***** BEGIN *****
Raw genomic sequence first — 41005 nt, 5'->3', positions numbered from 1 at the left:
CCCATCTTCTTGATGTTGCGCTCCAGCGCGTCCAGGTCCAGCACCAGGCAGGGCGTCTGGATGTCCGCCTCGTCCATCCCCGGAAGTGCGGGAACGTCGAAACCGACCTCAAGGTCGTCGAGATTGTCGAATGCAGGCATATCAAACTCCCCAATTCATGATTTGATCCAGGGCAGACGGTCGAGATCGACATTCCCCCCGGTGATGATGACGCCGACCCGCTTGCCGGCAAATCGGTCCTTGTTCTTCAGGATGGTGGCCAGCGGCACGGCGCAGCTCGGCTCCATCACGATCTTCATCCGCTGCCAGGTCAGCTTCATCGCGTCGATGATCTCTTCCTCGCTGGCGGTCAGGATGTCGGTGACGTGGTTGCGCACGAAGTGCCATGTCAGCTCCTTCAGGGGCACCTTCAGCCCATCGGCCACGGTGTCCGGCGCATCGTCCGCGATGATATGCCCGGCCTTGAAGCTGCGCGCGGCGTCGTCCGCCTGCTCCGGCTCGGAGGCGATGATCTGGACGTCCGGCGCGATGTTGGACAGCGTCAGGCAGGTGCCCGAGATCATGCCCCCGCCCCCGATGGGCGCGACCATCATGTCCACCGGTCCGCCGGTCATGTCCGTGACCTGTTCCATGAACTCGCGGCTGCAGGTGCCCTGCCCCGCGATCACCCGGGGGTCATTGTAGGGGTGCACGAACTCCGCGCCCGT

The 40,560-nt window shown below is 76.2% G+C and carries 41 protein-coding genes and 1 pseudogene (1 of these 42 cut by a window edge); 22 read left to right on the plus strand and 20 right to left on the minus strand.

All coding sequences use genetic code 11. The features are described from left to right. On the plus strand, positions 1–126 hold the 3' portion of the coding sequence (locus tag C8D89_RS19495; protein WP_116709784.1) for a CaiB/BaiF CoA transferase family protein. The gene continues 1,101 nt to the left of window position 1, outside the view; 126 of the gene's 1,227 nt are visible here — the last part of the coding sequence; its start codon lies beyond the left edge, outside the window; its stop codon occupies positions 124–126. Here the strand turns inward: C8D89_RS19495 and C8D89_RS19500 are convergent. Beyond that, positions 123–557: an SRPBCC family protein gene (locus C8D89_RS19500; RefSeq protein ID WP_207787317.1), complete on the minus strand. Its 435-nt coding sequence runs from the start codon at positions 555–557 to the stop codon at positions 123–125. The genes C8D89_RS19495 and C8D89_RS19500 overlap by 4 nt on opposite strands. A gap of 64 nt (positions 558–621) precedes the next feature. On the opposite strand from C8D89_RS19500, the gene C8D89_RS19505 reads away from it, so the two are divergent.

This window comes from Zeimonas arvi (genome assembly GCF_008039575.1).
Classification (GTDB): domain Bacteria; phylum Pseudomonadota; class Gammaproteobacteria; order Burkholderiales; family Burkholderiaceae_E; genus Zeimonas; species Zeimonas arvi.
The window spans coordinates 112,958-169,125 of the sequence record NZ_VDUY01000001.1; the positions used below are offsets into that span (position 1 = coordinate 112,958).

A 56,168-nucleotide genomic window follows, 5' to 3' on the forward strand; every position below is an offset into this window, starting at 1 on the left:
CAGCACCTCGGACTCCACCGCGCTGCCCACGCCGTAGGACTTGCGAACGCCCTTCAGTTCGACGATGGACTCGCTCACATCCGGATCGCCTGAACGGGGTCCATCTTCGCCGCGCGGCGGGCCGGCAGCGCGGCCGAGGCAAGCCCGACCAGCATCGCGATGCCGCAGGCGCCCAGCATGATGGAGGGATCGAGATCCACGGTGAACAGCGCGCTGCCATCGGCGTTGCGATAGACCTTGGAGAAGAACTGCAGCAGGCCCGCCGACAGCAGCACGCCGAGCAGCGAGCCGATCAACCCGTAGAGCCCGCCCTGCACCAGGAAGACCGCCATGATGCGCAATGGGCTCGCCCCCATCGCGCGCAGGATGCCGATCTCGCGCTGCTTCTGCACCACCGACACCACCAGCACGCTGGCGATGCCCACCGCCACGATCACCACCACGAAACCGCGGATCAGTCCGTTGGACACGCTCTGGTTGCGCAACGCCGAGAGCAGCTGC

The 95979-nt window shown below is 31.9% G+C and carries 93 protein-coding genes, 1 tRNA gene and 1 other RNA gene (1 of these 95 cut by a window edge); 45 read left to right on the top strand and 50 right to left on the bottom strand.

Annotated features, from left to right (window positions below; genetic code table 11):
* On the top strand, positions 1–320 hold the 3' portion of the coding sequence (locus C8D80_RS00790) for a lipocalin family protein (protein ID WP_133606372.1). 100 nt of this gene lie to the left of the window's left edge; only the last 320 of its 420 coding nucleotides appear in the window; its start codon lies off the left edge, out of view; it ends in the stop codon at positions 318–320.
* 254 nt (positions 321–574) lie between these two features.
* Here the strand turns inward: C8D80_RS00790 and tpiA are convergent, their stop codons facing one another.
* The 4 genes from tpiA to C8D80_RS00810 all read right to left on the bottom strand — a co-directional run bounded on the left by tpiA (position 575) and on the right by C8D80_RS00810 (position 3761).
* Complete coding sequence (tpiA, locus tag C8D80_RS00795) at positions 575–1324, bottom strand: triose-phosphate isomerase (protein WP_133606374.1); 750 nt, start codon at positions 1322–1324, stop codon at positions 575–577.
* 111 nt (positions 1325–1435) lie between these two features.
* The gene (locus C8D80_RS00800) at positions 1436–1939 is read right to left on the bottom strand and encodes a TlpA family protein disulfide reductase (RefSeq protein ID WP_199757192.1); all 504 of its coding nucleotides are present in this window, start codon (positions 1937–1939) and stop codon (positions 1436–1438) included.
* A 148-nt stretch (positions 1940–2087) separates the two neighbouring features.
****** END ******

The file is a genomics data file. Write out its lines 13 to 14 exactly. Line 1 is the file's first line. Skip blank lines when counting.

* 254 nt (positions 321–574) lie between these two features.
* Here the strand turns inward: C8D80_RS00790 and tpiA are convergent, their stop codons facing one another.